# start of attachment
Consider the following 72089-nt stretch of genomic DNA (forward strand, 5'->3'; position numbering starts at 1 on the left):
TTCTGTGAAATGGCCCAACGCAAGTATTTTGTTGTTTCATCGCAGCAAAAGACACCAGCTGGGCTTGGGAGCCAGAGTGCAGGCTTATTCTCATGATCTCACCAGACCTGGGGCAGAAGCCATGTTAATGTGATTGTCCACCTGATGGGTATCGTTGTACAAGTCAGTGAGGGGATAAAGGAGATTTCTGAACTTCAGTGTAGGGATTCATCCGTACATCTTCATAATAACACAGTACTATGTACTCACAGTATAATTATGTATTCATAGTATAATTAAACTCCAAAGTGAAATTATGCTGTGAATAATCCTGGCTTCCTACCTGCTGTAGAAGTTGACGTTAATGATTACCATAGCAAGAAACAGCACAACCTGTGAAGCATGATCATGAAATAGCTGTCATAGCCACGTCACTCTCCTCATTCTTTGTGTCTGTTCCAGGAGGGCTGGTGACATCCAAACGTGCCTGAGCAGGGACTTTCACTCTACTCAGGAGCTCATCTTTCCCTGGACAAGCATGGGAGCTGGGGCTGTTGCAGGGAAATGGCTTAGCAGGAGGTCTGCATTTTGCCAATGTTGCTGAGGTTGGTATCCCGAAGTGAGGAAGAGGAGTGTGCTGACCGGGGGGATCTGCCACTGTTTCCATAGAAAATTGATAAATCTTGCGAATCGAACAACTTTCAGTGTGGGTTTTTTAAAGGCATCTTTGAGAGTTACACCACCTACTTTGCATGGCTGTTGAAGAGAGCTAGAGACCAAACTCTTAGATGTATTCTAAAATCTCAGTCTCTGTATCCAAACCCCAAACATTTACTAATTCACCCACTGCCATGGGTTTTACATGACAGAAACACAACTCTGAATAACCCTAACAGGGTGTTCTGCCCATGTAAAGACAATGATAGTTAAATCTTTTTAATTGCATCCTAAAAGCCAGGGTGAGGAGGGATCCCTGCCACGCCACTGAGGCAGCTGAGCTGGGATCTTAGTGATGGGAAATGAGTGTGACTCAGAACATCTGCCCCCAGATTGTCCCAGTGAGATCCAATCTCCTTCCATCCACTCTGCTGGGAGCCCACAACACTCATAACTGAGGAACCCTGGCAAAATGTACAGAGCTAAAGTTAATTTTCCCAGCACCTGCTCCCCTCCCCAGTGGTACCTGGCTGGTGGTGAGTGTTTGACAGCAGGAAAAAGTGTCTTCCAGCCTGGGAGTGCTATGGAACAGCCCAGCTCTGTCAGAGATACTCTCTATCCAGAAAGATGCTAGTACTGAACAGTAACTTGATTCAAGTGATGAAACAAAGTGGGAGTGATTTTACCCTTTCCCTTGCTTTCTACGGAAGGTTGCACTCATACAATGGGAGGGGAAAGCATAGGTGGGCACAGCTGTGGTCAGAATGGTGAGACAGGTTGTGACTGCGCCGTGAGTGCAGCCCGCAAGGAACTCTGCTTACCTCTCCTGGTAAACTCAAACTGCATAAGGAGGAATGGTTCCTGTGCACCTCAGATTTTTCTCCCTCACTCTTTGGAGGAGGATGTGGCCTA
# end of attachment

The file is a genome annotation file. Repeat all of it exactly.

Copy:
Consider the following 72089-nt stretch of genomic DNA (forward strand, 5'->3'; position numbering starts at 1 on the left):
TTCTGTGAAATGGCCCAACGCAAGTATTTTGTTGTTTCATCGCAGCAAAAGACACCAGCTGGGCTTGGGAGCCAGAGTGCAGGCTTATTCTCATGATCTCACCAGACCTGGGGCAGAAGCCATGTTAATGTGATTGTCCACCTGATGGGTATCGTTGTACAAGTCAGTGAGGGGATAAAGGAGATTTCTGAACTTCAGTGTAGGGATTCATCCGTACATCTTCATAATAACACAGTACTATGTACTCACAGTATAATTATGTATTCATAGTATAATTAAACTCCAAAGTGAAATTATGCTGTGAATAATCCTGGCTTCCTACCTGCTGTAGAAGTTGACGTTAATGATTACCATAGCAAGAAACAGCACAACCTGTGAAGCATGATCATGAAATAGCTGTCATAGCCACGTCACTCTCCTCATTCTTTGTGTCTGTTCCAGGAGGGCTGGTGACATCCAAACGTGCCTGAGCAGGGACTTTCACTCTACTCAGGAGCTCATCTTTCCCTGGACAAGCATGGGAGCTGGGGCTGTTGCAGGGAAATGGCTTAGCAGGAGGTCTGCATTTTGCCAATGTTGCTGAGGTTGGTATCCCGAAGTGAGGAAGAGGAGTGTGCTGACCGGGGGGATCTGCCACTGTTTCCATAGAAAATTGATAAATCTTGCGAATCGAACAACTTTCAGTGTGGGTTTTTTAAAGGCATCTTTGAGAGTTACACCACCTACTTTGCATGGCTGTTGAAGAGAGCTAGAGACCAAACTCTTAGATGTATTCTAAAATCTCAGTCTCTGTATCCAAACCCCAAACATTTACTAATTCACCCACTGCCATGGGTTTTACATGACAGAAACACAACTCTGAATAACCCTAACAGGGTGTTCTGCCCATGTAAAGACAATGATAGTTAAATCTTTTTAATTGCATCCTAAAAGCCAGGGTGAGGAGGGATCCCTGCCACGCCACTGAGGCAGCTGAGCTGGGATCTTAGTGATGGGAAATGAGTGTGACTCAGAACATCTGCCCCCAGATTGTCCCAGTGAGATCCAATCTCCTTCCATCCACTCTGCTGGGAGCCCACAACACTCATAACTGAGGAACCCTGGCAAAATGTACAGAGCTAAAGTTAATTTTCCCAGCACCTGCTCCCCTCCCCAGTGGTACCTGGCTGGTGGTGAGTGTTTGACAGCAGGAAAAAGTGTCTTCCAGCCTGGGAGTGCTATGGAACAGCCCAGCTCTGTCAGAGATACTCTCTATCCAGAAAGATGCTAGTACTGAACAGTAACTTGATTCAAGTGATGAAACAAAGTGGGAGTGATTTTACCCTTTCCCTTGCTTTCTACGGAAGGTTGCACTCATACAATGGGAGGGGAAAGCATAGGTGGGCACAGCTGTGGTCAGAATGGTGAGACAGGTTGTGACTGCGCCGTGAGTGCAGCCCGCAAGGAACTCTGCTTACCTCTCCTGGTAAACTCAAACTGCATAAGGAGGAATGGTTCCTGTGCACCTCAGATTTTTCTCCCTCACTCTTTGGAGGAGGATGTGGCCTA